Vic J. of Total Comic Mayhem, on 11/24/2017

Rarity matters. And Type 1A 1980’s cover price variants have rarity in spades: Not only did they have restricted North American distribution, but they were newsstand exclusives that were therefore purchased mostly by readers — because the “real collectors” meanwhile understood that the condition of newsstand comics was going to be terrible since they were handled like magazines with no staff training to preserve condition, and so most collectors were over in comic shops taking home pristine-condition direct editions!

Either one of those two rarity factors for 1980’s Type 1A variants (restricted distribution area + newsstand exclusivity) would already have made them plenty attractive… But having both factors in play leads to extremely low odds of a given Type 1A copy from Marvel or DC surviving in 9.8 shape from the 1980’s through to today. Hopefully over time collectors will come to grasp this rarity, but for now, judging by how often people ask me about 9.8 Type 1A copies for issues where none are even on census yet, it apparently remains baffling to many collectors out there just why they cannot find the 9.8’s they are looking for… Perhaps the newsstand exclusivity aspect isn’t being appreciated (newsstand exclusivity for Marvel & DC’s 1980’s Type 1A comic books that is — Archie is meanwhile known to have done some Type 1A direct editions here and there, one example being Teenage Mutant Ninja Turtles Adventures #1, the first appearance of Krang in comics, which has both newsstand and direct edition $1.25 cover price types). As Overstreet Advisor Bill Alexander put it, “People just have no idea how ‘uncared for’ and mishandled newsstand copies were”:

“The chances of a Canadian cover price 75¢, 95¢, or $1.00 variant surviving in the top grades is very slim indeed. I can remember all too well how newsstand copies were not cared for, especially by the retailers who put them out on the spinner racks. I can remember how I would walk into a 7-11 store and see a shopping cart with string-bundled comics waiting to be unleashed onto the comic racks by store employees. The strings cut right into the spines on most of the comics in the bundle, leaving deep grooves and indentation marks. This lowered many of the NM copies down to FN/VF to VF grade even before they were crammed into the comic racks where they were then carelessly handled by kids. I believe the few comic rack newsstand copies that survived in NM grade were in the center portions of the bundled comics (protected in that way), or else the ‘string bundle effect’ would have surely gotten to them. People just have no idea how ‘uncared for’ and mishandled newsstand copies were.”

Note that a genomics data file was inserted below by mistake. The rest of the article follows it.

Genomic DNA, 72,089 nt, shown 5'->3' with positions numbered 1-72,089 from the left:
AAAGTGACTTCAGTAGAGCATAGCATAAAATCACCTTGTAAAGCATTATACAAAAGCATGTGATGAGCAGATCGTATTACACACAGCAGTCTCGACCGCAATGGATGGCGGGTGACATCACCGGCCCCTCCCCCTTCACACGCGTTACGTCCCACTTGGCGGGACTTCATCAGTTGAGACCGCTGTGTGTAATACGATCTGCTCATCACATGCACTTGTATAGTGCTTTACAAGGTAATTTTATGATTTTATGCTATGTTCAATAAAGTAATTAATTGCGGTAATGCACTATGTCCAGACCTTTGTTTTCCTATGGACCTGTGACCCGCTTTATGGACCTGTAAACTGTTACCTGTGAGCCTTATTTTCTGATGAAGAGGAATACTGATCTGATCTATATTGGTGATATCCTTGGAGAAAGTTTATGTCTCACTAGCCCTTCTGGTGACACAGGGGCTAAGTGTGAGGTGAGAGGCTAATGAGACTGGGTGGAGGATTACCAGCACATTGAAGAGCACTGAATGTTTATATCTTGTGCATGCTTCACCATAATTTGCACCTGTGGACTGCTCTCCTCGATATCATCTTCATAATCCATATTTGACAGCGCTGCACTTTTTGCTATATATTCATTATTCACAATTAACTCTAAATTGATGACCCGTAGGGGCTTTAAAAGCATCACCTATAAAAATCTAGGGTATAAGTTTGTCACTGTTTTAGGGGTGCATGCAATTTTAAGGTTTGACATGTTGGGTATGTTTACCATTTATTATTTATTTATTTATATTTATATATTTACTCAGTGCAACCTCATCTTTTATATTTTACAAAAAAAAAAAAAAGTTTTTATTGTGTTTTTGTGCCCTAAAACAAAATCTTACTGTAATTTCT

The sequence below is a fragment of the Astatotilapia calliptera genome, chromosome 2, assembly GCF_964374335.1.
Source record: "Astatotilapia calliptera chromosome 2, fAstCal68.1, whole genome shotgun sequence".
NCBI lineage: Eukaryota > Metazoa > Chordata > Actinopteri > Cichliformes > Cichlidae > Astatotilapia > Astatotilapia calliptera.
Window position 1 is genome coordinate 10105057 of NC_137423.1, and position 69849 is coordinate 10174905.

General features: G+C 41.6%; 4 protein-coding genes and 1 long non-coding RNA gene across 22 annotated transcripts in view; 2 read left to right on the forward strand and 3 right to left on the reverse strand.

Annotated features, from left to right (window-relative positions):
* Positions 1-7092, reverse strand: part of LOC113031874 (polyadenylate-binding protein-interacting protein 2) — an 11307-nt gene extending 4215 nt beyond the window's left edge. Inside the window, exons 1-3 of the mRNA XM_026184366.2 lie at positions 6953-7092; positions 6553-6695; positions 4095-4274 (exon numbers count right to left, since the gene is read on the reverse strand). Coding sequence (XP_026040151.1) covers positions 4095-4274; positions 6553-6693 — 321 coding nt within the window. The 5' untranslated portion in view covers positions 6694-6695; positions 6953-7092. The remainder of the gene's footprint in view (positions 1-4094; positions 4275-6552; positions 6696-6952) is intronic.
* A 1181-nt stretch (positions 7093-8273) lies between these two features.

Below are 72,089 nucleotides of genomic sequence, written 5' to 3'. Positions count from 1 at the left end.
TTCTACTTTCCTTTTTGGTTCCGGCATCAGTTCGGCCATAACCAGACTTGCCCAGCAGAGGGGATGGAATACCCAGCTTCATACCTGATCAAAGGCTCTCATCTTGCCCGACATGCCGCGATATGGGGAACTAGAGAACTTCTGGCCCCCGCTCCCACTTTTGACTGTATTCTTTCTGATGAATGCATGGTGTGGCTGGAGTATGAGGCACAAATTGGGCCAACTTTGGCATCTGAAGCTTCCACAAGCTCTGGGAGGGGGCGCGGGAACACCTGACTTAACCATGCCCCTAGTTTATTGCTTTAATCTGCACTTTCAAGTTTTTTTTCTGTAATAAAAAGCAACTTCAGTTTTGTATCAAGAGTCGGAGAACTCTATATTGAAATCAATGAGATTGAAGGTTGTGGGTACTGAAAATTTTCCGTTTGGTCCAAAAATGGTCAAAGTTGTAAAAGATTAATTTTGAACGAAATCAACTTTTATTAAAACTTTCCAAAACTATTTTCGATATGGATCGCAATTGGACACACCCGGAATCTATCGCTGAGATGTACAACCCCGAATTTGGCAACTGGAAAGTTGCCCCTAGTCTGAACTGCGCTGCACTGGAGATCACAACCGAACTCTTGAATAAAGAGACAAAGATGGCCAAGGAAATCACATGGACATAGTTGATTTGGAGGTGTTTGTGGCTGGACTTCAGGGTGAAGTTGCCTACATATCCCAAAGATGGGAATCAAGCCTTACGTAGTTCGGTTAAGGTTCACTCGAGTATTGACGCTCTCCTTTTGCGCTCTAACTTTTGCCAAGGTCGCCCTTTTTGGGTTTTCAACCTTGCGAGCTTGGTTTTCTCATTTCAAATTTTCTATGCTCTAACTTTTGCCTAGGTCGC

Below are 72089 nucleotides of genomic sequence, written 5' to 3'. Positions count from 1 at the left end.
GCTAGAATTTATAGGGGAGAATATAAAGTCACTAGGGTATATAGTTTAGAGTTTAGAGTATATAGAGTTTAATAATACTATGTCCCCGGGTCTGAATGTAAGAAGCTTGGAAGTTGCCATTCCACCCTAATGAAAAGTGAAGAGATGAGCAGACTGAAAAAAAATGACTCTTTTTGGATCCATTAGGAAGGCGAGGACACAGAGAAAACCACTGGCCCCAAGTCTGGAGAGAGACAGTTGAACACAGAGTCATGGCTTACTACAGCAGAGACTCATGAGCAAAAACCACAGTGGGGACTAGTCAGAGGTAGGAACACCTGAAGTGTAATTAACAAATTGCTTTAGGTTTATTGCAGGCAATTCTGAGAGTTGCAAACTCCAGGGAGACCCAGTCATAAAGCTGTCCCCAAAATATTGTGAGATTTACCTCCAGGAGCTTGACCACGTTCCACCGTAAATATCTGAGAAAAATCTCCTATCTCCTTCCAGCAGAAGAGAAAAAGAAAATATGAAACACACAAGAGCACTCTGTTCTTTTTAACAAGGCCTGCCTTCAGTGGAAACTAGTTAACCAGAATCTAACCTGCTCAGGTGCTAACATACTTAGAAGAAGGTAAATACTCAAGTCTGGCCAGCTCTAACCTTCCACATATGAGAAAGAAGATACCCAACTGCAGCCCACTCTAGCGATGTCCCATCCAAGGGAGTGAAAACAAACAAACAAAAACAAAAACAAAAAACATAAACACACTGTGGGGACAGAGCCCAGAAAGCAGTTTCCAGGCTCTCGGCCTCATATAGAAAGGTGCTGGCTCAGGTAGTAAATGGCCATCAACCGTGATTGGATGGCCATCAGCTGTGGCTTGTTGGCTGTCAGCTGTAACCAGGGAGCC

— Bill Alexander, Overstreet Advisor

And as Senior Overstreet Advisor Jon McClure noted in his recent market report:

“Most of the Newsstand editions were bought by non-collecting readers, with a much lower survival rate, and most are well read FA/G to FN/VF copies. Most VF/NM or better Type 1a Canadian Newsstand Cover Price Variants are 50 to 250 times Scarcer than their US Direct Market counterparts in high grade…”

— Jon McClure, Senior Overstreet Advisor

As more collectors come to further study newsstand comics vs. their prevalent direct edition counter-parts and read newsstand rarity discussions & estimates, and the drastic difference in high grade survivorship between the types eventually becomes common knowledge, perhaps “9.0 will be the new 9.8” when it comes to newsstand comics broadly (and 1980’s Type 1A variants in particular) — because for certain 1980’s keys, if you are going to be so discerning about grade that you demand a 9.8 for your Type 1A cover price variant copy then depending on the issue you might very well find your grade goal an impossibility! For a Type 1A copy to have survived from the 1980’s to present in 9.8 shape, it needed an incredible amount of good luck, plus it needed a collector to have taken it home instead of a reader.

“We have found that VF and NM newsstand editions are far scarcer as a percentage of issues that we purchase in collections. Simply put, newsstand readers (and the staff of newsstands) were far more likely to beat up their comics, and newsstand racks (such as metal spin racks) actually damage comics darn near the minute that they are racked. As a result, finding the few surviving NM newsstand editions is surprisingly difficult.

Aside from getting damaged, however, we have also discovered that comics purchased from newsstands are far more likely to have been destroyed. You would think that newsstand editions from 1980 would be relatively easy to find, and indeed, they are. But not nearly in the disproportiate ratios that the original distribution statistics would indicate. Our experience has shown that comics sold in comics shops had a 90% probability of being put into a plastic bag and preserved, while comics purchased from newsstands had a 90% probability of either being read to death, or thrown away.”

— Chuck Rozanski, Newsstand Editions History